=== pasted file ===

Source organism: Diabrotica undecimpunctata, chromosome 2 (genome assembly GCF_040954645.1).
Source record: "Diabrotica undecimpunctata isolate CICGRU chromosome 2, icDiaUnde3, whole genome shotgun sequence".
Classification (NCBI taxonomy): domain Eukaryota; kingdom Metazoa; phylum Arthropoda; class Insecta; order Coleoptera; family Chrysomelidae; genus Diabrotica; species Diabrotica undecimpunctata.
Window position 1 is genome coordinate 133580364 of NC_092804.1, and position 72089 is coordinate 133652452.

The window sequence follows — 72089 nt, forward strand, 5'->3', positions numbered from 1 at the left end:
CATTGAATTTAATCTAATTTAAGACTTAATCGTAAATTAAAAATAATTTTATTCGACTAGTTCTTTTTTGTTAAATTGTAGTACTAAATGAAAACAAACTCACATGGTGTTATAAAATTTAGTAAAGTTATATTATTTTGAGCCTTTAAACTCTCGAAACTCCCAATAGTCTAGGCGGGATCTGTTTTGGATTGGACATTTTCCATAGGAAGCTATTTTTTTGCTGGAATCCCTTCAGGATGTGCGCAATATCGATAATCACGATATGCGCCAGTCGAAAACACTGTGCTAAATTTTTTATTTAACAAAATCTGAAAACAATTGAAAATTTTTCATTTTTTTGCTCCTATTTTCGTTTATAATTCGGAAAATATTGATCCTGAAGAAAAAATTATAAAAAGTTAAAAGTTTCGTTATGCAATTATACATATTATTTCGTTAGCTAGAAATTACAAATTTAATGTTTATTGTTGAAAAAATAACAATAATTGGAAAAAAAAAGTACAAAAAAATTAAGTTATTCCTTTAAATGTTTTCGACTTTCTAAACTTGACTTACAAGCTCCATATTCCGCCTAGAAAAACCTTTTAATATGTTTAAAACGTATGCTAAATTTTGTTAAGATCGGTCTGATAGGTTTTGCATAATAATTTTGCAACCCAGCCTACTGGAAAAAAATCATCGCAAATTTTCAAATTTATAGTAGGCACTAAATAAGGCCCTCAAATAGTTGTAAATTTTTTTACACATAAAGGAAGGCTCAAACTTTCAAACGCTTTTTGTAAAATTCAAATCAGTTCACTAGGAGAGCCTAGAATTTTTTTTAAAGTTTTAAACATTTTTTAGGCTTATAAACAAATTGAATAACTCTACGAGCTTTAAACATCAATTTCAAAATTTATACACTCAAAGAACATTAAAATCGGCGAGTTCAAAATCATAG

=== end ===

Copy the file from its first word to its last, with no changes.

Source organism: Diabrotica undecimpunctata, chromosome 2 (genome assembly GCF_040954645.1).
Source record: "Diabrotica undecimpunctata isolate CICGRU chromosome 2, icDiaUnde3, whole genome shotgun sequence".
Classification (NCBI taxonomy): domain Eukaryota; kingdom Metazoa; phylum Arthropoda; class Insecta; order Coleoptera; family Chrysomelidae; genus Diabrotica; species Diabrotica undecimpunctata.
Window position 1 is genome coordinate 133580364 of NC_092804.1, and position 72089 is coordinate 133652452.

The window sequence follows — 72089 nt, forward strand, 5'->3', positions numbered from 1 at the left end:
CATTGAATTTAATCTAATTTAAGACTTAATCGTAAATTAAAAATAATTTTATTCGACTAGTTCTTTTTTGTTAAATTGTAGTACTAAATGAAAACAAACTCACATGGTGTTATAAAATTTAGTAAAGTTATATTATTTTGAGCCTTTAAACTCTCGAAACTCCCAATAGTCTAGGCGGGATCTGTTTTGGATTGGACATTTTCCATAGGAAGCTATTTTTTTGCTGGAATCCCTTCAGGATGTGCGCAATATCGATAATCACGATATGCGCCAGTCGAAAACACTGTGCTAAATTTTTTATTTAACAAAATCTGAAAACAATTGAAAATTTTTCATTTTTTTGCTCCTATTTTCGTTTATAATTCGGAAAATATTGATCCTGAAGAAAAAATTATAAAAAGTTAAAAGTTTCGTTATGCAATTATACATATTATTTCGTTAGCTAGAAATTACAAATTTAATGTTTATTGTTGAAAAAATAACAATAATTGGAAAAAAAAAGTACAAAAAAATTAAGTTATTCCTTTAAATGTTTTCGACTTTCTAAACTTGACTTACAAGCTCCATATTCCGCCTAGAAAAACCTTTTAATATGTTTAAAACGTATGCTAAATTTTGTTAAGATCGGTCTGATAGGTTTTGCATAATAATTTTGCAACCCAGCCTACTGGAAAAAAATCATCGCAAATTTTCAAATTTATAGTAGGCACTAAATAAGGCCCTCAAATAGTTGTAAATTTTTTTACACATAAAGGAAGGCTCAAACTTTCAAACGCTTTTTGTAAAATTCAAATCAGTTCACTAGGAGAGCCTAGAATTTTTTTTAAAGTTTTAAACATTTTTTAGGCTTATAAACAAATTGAATAACTCTACGAGCTTTAAACATCAATTTCAAAATTTATACACTCAAAGAACATTAAAATCGGCGAGTTCAAAATCATAG